On movie reviews and movies …

While reading dooce‘s reasons for why she stopped reading music reviews, I had a thought along the same lines, but for the movies.

A music reviewer runs into a problem that plagues most writers: coming up with new ways to say the same thing.

Why is that most of my movie review reading consists of checking the first half of the IMDB page for the movie?  (The part with title, genre, user rating, producer, and top of the cast).  Well, because that’s all I need to know about most of the movies that I get a chance to see (TV, rentals, and cinema).

Yes, most of these movies are either total crap or half crap.  They don’t amaze. They don’t make me think.  They don’t bring back the memories, and neither do they stimulate my imagination.  Most of these movies have a pretty straightforward story, shallow characters with long time coined phrases. You know the ones I’m talking about.

It’s a tough job being a critique for such movies.  You’ll indeed run out of words to describe them, and that will happen pretty fast.  I know, because I tried a movie blog ones.  It’s dead for a long time now, and I don’t have much will to revive it.

I’ve been thinking about this for some time now.  One thing that scares me a little bit is this move towards shorter time frames.  I’m guilty in participating, of course, but that makes it even scarier.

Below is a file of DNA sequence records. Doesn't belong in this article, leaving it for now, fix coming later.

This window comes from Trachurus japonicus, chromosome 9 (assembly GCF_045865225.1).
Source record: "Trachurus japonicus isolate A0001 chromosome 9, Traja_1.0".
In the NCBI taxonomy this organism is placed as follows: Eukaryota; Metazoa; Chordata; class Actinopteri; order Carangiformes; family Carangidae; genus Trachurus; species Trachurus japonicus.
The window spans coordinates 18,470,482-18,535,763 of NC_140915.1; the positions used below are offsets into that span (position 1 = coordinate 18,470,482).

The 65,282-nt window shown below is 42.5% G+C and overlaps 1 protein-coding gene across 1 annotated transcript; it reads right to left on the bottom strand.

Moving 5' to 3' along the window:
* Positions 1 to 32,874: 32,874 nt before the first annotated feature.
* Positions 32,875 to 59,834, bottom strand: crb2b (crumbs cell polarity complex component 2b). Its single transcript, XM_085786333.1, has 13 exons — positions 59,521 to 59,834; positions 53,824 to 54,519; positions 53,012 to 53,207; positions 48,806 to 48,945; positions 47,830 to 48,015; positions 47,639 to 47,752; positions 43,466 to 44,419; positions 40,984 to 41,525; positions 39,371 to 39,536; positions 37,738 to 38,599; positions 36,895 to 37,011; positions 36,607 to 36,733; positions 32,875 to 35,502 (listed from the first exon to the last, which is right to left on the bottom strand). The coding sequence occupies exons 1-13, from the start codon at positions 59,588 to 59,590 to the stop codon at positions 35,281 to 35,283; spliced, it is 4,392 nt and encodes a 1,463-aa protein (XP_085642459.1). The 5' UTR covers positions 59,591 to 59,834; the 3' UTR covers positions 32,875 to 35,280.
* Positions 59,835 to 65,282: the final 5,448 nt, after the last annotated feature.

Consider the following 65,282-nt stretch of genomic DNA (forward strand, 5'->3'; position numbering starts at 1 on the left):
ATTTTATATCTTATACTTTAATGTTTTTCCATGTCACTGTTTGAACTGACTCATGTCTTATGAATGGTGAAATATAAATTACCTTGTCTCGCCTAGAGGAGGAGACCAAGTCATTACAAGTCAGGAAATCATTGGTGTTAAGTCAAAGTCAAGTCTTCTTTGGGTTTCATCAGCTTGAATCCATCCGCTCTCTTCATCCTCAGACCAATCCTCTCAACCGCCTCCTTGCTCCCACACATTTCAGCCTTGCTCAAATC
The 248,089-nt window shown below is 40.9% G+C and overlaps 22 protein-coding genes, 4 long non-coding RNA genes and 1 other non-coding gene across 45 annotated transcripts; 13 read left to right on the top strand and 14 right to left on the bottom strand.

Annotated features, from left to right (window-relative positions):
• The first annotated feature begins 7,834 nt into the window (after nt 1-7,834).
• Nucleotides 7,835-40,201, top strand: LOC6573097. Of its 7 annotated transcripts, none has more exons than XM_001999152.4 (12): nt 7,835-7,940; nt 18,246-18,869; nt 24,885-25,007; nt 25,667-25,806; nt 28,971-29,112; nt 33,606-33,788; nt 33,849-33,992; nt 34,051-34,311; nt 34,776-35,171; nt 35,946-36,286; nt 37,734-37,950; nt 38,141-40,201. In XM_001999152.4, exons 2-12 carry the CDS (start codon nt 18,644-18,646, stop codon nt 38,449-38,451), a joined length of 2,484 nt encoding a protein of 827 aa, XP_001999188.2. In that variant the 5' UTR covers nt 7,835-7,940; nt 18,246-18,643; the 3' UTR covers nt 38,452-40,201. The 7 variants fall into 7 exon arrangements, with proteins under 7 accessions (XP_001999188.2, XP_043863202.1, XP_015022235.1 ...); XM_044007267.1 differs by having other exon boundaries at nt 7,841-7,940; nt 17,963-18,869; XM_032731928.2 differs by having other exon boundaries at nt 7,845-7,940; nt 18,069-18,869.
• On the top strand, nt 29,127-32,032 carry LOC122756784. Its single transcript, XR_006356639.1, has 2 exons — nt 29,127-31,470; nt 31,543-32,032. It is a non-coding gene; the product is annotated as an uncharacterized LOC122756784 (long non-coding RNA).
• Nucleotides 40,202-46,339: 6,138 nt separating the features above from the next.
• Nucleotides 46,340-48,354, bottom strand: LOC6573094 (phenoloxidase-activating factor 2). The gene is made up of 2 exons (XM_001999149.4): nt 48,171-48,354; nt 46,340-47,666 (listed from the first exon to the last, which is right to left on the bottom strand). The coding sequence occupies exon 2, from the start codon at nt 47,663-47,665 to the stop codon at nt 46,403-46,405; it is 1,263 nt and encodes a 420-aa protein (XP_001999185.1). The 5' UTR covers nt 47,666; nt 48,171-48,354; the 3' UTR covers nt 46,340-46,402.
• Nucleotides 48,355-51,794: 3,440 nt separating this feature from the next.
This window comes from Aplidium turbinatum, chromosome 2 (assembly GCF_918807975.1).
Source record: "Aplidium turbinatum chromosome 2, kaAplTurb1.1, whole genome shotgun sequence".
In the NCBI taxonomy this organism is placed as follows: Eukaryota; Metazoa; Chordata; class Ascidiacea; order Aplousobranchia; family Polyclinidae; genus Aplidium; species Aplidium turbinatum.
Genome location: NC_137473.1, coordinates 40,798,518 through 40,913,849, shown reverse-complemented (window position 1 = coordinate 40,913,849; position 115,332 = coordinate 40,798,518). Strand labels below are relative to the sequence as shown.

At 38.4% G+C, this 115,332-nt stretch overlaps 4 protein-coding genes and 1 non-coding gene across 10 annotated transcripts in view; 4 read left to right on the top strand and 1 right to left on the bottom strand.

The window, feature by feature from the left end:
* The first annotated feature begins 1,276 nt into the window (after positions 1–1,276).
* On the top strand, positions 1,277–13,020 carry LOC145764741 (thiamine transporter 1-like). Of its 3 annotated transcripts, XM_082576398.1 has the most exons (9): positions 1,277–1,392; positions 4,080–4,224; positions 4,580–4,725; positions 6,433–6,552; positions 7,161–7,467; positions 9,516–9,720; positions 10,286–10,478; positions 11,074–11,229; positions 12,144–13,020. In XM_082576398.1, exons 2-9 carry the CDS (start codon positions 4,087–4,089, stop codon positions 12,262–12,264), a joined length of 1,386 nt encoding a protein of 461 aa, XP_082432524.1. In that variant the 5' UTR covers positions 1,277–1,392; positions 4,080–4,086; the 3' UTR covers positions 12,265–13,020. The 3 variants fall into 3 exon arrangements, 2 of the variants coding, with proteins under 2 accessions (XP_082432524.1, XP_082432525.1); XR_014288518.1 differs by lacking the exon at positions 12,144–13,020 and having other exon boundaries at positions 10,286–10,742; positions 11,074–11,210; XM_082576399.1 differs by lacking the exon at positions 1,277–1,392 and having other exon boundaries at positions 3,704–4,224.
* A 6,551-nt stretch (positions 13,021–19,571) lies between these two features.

What I am talking about is this general move towards smaller pieces of information and entertainment.  We used to have printed books.  Those took a few days to read each.  Gradually, the majority of the population moved from books to movies.  Movies are much easier to consume, and then only take a couple of hours.  With the raise of the Web, the time frames got even shorter.  YouTube is one of the most popular entertainment resources on the Web, and it has a limitation of a 10 minute clip.  You just can’t upload anything which is significantly bigger than that (give or take a few seconds).   Now with mobile devices coming up strong, and popularity of short message services, such as Twitter and Jaiku, something tells me that we’ll go much under those 10 minutes of YouTube.  Of course it won’t happen in a day or two – I’m talking a general trend here.

Now imagine the reviewers going in step with the progress.  Writing a book review was simpler ( I guess).  Movies got tougher, because there are so many of them and because they are so much alike.  YouTube clip reviews turned into tiny user comments and star ratings.  You just can’t talk about a few minutes of video for hours I guess (again).  What will happen with a reviews of Twitter messages and tiny mobile video clips?  They’ll disappear.  It’ll be easier and faster to watch the original rather than spend time on the review.

Of course, it won’t all turn out that bad.  It’s just I’m having one of those pessimistic days…

5 thoughts on “On movie reviews and movies …”

  1. “Gradually, the majority of the population moved from books to movies.”


    I’m afraid this is a point from which your concept gets its flaw.

    People still read books (not printed but also through the net libraries) and write reviews and comments on them.

    Just for e.g. Every time I’m going to comment on any book, first of all I google it and never fail to be impressed how many people red it before me and how valuable their comments and reviews could be.


    Dunno whether we are a majority, but it’s a lot of us still :)

  2. Lana,